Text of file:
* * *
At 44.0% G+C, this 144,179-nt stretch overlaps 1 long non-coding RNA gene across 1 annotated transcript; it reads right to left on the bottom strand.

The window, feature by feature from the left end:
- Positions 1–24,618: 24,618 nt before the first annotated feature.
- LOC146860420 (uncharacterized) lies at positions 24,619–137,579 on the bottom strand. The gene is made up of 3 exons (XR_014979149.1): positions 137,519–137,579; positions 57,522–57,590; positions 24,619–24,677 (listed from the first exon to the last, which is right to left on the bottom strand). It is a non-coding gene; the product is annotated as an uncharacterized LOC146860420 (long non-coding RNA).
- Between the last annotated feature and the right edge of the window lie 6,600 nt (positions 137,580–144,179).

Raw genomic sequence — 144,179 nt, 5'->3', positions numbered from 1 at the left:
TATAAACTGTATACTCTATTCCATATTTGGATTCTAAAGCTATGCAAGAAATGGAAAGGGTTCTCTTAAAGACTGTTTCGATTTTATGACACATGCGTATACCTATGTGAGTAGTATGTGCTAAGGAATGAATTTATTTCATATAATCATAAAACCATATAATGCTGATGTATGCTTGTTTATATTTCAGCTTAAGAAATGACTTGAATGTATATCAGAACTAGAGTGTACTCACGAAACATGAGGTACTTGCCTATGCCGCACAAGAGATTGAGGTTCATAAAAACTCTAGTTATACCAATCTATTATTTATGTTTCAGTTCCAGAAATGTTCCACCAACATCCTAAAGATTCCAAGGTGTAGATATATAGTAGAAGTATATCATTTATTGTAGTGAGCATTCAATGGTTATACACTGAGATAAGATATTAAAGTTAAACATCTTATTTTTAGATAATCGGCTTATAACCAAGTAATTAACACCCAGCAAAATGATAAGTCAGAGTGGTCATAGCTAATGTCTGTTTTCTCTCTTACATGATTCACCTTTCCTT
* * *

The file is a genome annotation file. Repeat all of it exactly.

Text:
At 44.0% G+C, this 144,179-nt stretch overlaps 1 long non-coding RNA gene across 1 annotated transcript; it reads right to left on the bottom strand.

The window, feature by feature from the left end:
- Positions 1–24,618: 24,618 nt before the first annotated feature.
- LOC146860420 (uncharacterized) lies at positions 24,619–137,579 on the bottom strand. The gene is made up of 3 exons (XR_014979149.1): positions 137,519–137,579; positions 57,522–57,590; positions 24,619–24,677 (listed from the first exon to the last, which is right to left on the bottom strand). It is a non-coding gene; the product is annotated as an uncharacterized LOC146860420 (long non-coding RNA).
- Between the last annotated feature and the right edge of the window lie 6,600 nt (positions 137,580–144,179).

Raw genomic sequence — 144,179 nt, 5'->3', positions numbered from 1 at the left:
TATAAACTGTATACTCTATTCCATATTTGGATTCTAAAGCTATGCAAGAAATGGAAAGGGTTCTCTTAAAGACTGTTTCGATTTTATGACACATGCGTATACCTATGTGAGTAGTATGTGCTAAGGAATGAATTTATTTCATATAATCATAAAACCATATAATGCTGATGTATGCTTGTTTATATTTCAGCTTAAGAAATGACTTGAATGTATATCAGAACTAGAGTGTACTCACGAAACATGAGGTACTTGCCTATGCCGCACAAGAGATTGAGGTTCATAAAAACTCTAGTTATACCAATCTATTATTTATGTTTCAGTTCCAGAAATGTTCCACCAACATCCTAAAGATTCCAAGGTGTAGATATATAGTAGAAGTATATCATTTATTGTAGTGAGCATTCAATGGTTATACACTGAGATAAGATATTAAAGTTAAACATCTTATTTTTAGATAATCGGCTTATAACCAAGTAATTAACACCCAGCAAAATGATAAGTCAGAGTGGTCATAGCTAATGTCTGTTTTCTCTCTTACATGATTCACCTTTCCTT